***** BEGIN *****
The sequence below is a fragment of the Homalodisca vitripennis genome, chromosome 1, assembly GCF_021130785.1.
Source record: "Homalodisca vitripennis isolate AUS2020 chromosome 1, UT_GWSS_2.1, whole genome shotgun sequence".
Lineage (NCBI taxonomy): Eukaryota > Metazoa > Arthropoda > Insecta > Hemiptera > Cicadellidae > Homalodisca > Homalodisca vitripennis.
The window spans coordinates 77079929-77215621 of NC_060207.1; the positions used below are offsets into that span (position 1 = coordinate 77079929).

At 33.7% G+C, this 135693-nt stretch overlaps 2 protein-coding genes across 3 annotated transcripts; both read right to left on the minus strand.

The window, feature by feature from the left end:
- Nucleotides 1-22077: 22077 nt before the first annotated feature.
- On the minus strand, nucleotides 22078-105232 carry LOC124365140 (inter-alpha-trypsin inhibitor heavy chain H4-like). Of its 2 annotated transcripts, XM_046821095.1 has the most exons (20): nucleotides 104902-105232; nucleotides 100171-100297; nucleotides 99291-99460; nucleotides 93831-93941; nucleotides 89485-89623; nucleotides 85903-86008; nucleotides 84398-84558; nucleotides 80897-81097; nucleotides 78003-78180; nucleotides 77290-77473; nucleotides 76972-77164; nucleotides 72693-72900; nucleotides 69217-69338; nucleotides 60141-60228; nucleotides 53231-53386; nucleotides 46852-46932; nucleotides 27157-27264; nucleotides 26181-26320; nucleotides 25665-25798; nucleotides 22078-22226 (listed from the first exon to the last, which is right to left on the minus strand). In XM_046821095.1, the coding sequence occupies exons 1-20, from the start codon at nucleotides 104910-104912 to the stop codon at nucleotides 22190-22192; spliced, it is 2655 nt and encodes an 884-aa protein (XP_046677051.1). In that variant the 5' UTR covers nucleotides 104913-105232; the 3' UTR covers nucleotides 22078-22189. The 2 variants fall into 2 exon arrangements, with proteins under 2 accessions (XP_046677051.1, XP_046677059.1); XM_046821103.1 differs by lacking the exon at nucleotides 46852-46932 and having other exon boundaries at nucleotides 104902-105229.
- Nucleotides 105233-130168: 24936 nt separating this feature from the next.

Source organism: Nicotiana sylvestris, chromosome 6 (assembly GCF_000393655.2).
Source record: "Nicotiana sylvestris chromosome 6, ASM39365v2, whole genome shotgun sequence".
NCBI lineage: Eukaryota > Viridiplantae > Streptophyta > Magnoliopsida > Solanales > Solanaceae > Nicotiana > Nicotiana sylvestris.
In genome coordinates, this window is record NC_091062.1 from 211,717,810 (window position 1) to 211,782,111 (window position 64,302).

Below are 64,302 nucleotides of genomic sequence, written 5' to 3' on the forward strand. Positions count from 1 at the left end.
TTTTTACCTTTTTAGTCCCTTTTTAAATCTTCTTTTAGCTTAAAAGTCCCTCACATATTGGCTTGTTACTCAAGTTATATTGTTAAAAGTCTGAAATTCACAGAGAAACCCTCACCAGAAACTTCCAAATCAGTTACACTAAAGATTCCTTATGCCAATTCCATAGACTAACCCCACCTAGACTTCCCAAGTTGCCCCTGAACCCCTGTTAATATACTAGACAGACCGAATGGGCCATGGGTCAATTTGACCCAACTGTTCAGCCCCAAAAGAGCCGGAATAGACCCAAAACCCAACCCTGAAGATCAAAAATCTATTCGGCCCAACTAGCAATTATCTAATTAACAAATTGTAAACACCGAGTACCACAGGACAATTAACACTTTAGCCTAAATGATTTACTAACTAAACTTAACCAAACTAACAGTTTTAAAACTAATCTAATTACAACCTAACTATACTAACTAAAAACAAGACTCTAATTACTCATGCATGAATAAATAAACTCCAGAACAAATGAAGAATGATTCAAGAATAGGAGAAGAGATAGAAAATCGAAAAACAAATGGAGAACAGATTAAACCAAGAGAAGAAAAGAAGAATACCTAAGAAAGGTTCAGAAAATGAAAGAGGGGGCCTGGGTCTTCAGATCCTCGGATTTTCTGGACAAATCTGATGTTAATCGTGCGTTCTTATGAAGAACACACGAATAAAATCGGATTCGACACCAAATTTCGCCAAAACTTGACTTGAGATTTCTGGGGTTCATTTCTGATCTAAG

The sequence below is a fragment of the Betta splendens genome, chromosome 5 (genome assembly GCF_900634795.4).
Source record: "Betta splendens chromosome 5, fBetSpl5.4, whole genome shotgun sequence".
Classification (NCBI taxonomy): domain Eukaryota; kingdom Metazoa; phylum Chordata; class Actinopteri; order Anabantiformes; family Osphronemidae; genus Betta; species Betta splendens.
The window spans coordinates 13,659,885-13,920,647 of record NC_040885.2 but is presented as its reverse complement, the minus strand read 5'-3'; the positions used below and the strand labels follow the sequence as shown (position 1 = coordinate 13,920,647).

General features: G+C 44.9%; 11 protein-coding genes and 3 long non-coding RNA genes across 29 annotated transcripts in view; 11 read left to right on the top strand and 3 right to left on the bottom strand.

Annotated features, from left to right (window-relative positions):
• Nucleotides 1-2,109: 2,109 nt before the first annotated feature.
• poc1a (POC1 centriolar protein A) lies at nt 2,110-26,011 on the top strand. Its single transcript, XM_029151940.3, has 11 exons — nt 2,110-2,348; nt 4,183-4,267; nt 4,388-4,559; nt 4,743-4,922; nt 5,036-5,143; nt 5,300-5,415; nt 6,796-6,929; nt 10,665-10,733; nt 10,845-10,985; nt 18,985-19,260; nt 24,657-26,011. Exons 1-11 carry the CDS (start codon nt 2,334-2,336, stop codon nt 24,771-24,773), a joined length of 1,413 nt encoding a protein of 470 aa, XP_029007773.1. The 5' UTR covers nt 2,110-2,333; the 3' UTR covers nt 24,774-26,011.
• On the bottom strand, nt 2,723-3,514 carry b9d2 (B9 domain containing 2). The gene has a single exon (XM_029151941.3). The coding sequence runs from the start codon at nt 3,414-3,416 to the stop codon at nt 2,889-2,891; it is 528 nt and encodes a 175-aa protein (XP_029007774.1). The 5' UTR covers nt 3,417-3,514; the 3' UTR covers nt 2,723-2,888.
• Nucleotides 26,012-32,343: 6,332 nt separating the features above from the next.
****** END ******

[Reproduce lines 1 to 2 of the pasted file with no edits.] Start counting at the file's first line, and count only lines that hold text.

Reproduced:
The sequence below is a fragment of the Homalodisca vitripennis genome, chromosome 1, assembly GCF_021130785.1.
Source record: "Homalodisca vitripennis isolate AUS2020 chromosome 1, UT_GWSS_2.1, whole genome shotgun sequence".